There are already a number of reports that recommend concrete policies and measures with a view to mitigating the effects of disinformation and limiting its root factors. Our analysis of existing recommendations highlights that the phenomenon of disinformation cannot be addressed with fragmented, one-dimensional or simply regulatory policies. It calls for a multi-dimensional, multi-faceted, multi-stakeholder policy framework that assigns fair responsibility to and requires decisive action from all relevant stakeholders. In particular, we present a six-dimensional policy framework (cf. figure below) that could be a useful reference for discussions among policy makers and other stakeholders. The recommended policies are organized in the following six dimensions: a) enhancement of the transparency of the digital media ecosystem; b) cultivation of media literacy and digital skills in different groups of citizens; c) empowerment of different groups of stakeholders, including platform users, citizens, and journalists; d) strengthening media independence and pluralism; e) promotion of ethical conduct in media, journalism and platforms; and f) support of independent research on monitoring the disinformation phenomenon and building services and tools for countering online disinformation.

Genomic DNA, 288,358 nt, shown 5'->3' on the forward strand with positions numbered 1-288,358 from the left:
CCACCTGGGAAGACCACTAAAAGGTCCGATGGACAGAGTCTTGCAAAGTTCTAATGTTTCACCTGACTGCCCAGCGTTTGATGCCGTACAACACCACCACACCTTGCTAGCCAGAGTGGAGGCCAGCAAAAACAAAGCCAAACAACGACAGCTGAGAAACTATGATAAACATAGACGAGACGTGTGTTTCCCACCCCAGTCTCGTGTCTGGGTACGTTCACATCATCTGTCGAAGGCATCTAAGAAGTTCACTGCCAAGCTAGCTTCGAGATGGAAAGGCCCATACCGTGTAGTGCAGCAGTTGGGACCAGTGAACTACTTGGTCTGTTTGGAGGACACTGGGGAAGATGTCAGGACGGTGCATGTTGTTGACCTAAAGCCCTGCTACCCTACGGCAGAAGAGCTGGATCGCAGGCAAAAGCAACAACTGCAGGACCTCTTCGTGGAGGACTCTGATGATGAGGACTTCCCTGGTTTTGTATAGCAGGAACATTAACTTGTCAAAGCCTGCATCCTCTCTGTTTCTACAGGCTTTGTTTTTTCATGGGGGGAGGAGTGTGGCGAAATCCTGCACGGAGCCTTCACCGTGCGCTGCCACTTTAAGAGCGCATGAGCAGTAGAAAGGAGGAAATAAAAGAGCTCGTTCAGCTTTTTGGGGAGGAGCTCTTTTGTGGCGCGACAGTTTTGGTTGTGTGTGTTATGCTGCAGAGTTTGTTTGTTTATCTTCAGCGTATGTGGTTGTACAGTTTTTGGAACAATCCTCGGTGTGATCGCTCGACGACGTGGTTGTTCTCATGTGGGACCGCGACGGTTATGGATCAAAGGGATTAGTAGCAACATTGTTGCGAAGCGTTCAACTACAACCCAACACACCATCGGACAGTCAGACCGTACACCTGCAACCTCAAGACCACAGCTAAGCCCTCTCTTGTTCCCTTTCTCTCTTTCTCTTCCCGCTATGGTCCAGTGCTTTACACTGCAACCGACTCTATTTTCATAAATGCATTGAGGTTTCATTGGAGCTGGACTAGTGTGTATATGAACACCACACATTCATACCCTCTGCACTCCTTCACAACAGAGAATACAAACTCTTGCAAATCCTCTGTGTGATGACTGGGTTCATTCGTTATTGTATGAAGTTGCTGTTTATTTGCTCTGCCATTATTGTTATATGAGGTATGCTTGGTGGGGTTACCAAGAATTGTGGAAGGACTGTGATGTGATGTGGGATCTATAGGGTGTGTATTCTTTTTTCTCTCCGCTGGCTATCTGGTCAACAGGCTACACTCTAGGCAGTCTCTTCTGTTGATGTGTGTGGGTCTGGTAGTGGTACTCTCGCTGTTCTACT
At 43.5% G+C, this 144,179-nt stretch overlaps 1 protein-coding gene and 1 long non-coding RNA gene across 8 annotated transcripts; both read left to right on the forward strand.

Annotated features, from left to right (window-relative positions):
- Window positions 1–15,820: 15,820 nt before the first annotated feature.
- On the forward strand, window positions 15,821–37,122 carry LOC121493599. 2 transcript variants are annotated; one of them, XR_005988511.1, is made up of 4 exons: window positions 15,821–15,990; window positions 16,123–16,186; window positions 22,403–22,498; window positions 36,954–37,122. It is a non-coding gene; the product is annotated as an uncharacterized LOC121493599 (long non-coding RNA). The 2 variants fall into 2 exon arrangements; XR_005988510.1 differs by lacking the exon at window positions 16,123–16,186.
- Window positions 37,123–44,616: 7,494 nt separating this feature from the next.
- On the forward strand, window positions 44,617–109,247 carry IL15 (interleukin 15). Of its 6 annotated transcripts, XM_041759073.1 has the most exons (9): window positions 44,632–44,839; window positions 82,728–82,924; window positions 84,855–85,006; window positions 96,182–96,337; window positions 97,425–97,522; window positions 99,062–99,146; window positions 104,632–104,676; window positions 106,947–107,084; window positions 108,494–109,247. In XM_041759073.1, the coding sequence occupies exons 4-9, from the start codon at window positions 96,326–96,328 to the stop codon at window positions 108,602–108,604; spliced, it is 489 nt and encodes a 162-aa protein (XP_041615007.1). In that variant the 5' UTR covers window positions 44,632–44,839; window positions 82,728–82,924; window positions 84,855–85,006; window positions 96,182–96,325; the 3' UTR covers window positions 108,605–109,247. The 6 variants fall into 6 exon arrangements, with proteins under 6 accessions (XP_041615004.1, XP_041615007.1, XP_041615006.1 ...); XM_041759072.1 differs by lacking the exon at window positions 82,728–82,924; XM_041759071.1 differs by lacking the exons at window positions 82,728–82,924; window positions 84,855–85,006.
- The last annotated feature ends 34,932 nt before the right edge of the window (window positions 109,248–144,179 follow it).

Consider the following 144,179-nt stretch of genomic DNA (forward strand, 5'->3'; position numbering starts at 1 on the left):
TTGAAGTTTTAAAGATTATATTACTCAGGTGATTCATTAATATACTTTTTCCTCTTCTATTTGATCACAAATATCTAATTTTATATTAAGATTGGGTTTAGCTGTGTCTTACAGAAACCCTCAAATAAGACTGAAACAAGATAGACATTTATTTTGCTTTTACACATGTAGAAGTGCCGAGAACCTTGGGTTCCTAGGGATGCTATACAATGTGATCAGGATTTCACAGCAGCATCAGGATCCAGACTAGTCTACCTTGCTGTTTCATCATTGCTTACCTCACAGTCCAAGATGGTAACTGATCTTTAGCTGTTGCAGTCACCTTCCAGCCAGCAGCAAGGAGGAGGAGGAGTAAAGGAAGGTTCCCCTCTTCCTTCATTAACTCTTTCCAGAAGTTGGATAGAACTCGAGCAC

Overview of six-dimensional policy framework to tackle disinformation. Picture taken from Online Disinformation in Europe Report.
The report was co-authored and researched by Ms. Georgia Pantalona, Dr. Filareti Tsalakanidou, Dr. Evangelia Kartsounidou, Dr. Symeon Papadopoulos, Dr. Nikos Sarris and Dr. Yiannis Kompatsiaris. The study was commissioned by the Left group in the European Parliament – GUE/NGL. To ensure the objectivity and transparency of the research, our research team conducted the study in a fully autonomous way without any intervention by the EP members. We made every possible effort to avoid expressing directly or indirectly any personal opinion or stance by the authors in this document and therefore we limited ourselves to analysing, synthesizing, summarizing and interpreting conclusions and evidence from primary sources. Last but not least, the researchers involved in the execution of the study have no direct or indirect association or affiliation with any political party or fraction. In addition, they have no further benefit or dependence on the content and conclusions of this study.